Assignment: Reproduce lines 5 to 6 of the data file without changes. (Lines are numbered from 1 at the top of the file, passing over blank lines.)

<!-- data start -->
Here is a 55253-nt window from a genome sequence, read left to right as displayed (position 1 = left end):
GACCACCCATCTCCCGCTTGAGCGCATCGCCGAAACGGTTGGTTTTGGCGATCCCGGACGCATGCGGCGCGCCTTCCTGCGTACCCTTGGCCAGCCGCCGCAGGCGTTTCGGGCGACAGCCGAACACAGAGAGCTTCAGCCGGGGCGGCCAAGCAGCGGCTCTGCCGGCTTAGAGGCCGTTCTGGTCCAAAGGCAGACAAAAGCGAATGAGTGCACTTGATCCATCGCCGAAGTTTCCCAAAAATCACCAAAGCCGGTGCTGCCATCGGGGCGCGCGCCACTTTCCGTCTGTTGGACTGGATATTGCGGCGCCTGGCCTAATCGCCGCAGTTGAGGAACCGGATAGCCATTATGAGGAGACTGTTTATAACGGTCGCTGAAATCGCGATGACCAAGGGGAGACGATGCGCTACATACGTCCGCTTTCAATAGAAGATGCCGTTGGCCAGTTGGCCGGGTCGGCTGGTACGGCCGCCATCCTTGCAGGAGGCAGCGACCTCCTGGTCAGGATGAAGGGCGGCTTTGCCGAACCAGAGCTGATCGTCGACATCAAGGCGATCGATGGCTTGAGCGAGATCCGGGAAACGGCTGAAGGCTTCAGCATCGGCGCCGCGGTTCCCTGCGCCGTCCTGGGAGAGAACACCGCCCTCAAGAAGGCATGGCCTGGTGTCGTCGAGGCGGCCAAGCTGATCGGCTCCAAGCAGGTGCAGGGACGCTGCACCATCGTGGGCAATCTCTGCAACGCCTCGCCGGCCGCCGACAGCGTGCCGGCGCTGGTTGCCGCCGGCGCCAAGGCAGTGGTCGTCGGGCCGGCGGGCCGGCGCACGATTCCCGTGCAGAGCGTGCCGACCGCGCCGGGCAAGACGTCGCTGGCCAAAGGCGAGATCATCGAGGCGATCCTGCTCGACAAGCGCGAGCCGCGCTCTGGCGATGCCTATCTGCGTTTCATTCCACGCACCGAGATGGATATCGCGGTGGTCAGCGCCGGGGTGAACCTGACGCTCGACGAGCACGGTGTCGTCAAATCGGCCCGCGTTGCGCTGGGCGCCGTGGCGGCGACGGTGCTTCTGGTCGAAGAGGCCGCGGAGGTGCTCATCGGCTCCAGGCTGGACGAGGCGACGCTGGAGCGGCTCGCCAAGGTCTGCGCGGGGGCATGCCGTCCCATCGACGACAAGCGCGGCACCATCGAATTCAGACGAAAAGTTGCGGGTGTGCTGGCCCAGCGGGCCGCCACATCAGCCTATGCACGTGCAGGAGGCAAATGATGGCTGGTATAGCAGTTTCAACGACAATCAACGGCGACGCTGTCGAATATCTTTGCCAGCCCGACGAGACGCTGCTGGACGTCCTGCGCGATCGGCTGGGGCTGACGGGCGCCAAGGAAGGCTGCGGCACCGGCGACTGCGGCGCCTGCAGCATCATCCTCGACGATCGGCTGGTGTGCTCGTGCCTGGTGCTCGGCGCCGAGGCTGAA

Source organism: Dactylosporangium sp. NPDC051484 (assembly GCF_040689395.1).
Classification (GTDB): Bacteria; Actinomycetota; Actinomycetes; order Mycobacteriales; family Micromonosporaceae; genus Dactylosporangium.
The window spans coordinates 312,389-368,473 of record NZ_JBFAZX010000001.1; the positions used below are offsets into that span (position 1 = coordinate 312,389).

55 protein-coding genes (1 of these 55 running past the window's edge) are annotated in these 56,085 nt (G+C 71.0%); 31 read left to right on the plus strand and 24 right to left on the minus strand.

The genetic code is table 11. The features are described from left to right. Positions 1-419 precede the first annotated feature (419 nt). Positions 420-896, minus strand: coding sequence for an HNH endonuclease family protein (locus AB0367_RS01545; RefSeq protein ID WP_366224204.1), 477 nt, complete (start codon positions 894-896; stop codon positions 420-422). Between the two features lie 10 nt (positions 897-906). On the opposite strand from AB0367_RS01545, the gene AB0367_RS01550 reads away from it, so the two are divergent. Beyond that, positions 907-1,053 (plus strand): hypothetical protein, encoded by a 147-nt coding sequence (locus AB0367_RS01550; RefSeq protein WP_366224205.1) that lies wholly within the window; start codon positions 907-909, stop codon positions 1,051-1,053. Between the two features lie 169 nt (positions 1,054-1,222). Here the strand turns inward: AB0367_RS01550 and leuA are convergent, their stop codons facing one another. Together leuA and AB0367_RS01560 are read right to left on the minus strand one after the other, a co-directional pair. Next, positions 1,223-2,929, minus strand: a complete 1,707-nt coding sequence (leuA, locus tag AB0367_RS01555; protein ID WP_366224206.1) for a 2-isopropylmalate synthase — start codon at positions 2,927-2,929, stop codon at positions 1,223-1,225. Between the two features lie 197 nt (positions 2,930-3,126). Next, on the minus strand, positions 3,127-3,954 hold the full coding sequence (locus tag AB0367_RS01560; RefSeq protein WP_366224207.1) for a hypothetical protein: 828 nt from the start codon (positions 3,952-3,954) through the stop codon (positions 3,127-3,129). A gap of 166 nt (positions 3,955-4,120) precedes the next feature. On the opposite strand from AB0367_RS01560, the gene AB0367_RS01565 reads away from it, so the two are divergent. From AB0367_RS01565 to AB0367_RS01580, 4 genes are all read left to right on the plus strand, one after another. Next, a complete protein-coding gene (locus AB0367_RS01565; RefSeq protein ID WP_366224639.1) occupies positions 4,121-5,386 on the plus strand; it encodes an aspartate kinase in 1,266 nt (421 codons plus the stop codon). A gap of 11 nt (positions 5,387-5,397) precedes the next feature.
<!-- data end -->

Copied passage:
The window spans coordinates 312,389-368,473 of record NZ_JBFAZX010000001.1; the positions used below are offsets into that span (position 1 = coordinate 312,389).

55 protein-coding genes (1 of these 55 running past the window's edge) are annotated in these 56,085 nt (G+C 71.0%); 31 read left to right on the plus strand and 24 right to left on the minus strand.